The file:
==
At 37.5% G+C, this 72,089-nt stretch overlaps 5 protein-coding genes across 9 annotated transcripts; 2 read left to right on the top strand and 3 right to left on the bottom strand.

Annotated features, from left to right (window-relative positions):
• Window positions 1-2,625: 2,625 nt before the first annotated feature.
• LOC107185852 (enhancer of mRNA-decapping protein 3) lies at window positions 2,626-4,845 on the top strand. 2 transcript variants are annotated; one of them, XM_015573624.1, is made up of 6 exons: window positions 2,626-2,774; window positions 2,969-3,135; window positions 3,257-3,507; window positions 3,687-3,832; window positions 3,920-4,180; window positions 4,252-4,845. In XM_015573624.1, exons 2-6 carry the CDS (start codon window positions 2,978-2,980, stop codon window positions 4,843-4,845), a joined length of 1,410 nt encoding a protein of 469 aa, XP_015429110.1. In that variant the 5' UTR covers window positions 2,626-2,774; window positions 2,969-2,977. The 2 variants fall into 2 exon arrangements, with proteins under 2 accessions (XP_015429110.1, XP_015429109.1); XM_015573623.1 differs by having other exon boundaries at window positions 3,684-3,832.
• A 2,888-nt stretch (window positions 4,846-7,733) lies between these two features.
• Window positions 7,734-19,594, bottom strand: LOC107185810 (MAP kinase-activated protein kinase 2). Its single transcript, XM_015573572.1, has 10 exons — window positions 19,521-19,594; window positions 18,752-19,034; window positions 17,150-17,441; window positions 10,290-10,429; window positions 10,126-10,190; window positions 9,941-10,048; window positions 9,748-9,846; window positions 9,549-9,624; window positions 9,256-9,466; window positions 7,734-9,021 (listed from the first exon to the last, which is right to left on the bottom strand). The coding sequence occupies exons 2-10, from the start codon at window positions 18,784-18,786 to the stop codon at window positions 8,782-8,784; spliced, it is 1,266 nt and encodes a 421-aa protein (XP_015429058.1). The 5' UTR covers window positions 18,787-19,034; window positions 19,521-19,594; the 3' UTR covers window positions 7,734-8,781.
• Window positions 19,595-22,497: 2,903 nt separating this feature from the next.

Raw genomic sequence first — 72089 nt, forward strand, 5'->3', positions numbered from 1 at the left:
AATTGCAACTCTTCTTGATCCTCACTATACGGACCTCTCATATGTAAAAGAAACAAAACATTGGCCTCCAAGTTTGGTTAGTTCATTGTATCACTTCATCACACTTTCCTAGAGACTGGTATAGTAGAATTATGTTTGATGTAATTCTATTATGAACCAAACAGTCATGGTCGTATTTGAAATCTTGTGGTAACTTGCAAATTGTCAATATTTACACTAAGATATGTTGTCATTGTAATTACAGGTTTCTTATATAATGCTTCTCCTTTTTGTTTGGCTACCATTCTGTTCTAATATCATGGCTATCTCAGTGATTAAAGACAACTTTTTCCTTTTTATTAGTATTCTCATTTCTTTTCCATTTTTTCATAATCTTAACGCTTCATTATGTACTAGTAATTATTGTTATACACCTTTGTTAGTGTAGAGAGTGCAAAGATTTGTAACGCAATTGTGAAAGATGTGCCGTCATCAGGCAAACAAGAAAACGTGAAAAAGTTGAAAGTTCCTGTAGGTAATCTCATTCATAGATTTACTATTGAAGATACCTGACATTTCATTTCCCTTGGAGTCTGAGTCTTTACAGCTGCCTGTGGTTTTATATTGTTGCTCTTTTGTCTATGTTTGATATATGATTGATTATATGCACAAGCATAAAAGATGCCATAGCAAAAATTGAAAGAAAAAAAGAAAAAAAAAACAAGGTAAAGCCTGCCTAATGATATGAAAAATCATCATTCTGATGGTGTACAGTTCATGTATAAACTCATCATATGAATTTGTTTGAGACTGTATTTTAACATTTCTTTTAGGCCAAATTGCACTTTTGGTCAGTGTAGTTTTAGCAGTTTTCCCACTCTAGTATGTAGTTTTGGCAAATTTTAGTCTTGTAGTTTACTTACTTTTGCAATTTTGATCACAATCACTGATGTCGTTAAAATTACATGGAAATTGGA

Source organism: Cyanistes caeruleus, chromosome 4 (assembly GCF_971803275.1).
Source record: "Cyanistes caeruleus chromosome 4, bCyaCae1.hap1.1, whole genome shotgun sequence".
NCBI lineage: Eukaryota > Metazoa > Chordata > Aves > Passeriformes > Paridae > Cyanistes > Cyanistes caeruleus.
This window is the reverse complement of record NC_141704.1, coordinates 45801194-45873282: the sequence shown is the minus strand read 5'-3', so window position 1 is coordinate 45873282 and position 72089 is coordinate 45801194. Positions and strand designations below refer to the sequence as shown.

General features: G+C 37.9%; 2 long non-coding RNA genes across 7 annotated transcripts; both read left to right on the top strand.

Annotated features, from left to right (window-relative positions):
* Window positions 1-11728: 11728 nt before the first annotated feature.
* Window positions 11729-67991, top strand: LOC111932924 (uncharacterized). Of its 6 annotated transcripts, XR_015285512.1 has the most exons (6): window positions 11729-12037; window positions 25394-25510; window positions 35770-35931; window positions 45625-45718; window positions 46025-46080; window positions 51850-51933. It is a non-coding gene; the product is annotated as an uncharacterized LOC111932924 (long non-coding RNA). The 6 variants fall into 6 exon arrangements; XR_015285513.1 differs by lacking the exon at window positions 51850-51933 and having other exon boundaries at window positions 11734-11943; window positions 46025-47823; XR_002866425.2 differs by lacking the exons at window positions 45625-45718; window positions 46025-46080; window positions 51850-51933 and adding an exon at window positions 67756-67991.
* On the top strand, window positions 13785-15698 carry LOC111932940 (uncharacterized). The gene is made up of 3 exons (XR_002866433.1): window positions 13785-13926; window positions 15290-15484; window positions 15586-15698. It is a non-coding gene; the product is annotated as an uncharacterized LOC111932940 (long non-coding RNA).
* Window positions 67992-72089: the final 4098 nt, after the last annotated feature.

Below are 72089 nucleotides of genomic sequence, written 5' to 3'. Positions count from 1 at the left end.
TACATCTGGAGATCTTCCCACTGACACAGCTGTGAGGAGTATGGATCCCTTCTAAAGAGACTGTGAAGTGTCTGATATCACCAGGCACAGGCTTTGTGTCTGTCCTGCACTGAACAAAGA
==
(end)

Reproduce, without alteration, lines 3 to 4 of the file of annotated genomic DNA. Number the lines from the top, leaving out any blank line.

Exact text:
• Window positions 1-2,625: 2,625 nt before the first annotated feature.
• LOC107185852 (enhancer of mRNA-decapping protein 3) lies at window positions 2,626-4,845 on the top strand. 2 transcript variants are annotated; one of them, XM_015573624.1, is made up of 6 exons: window positions 2,626-2,774; window positions 2,969-3,135; window positions 3,257-3,507; window positions 3,687-3,832; window positions 3,920-4,180; window positions 4,252-4,845. In XM_015573624.1, exons 2-6 carry the CDS (start codon window positions 2,978-2,980, stop codon window positions 4,843-4,845), a joined length of 1,410 nt encoding a protein of 469 aa, XP_015429110.1. In that variant the 5' UTR covers window positions 2,626-2,774; window positions 2,969-2,977. The 2 variants fall into 2 exon arrangements, with proteins under 2 accessions (XP_015429110.1, XP_015429109.1); XM_015573623.1 differs by having other exon boundaries at window positions 3,684-3,832.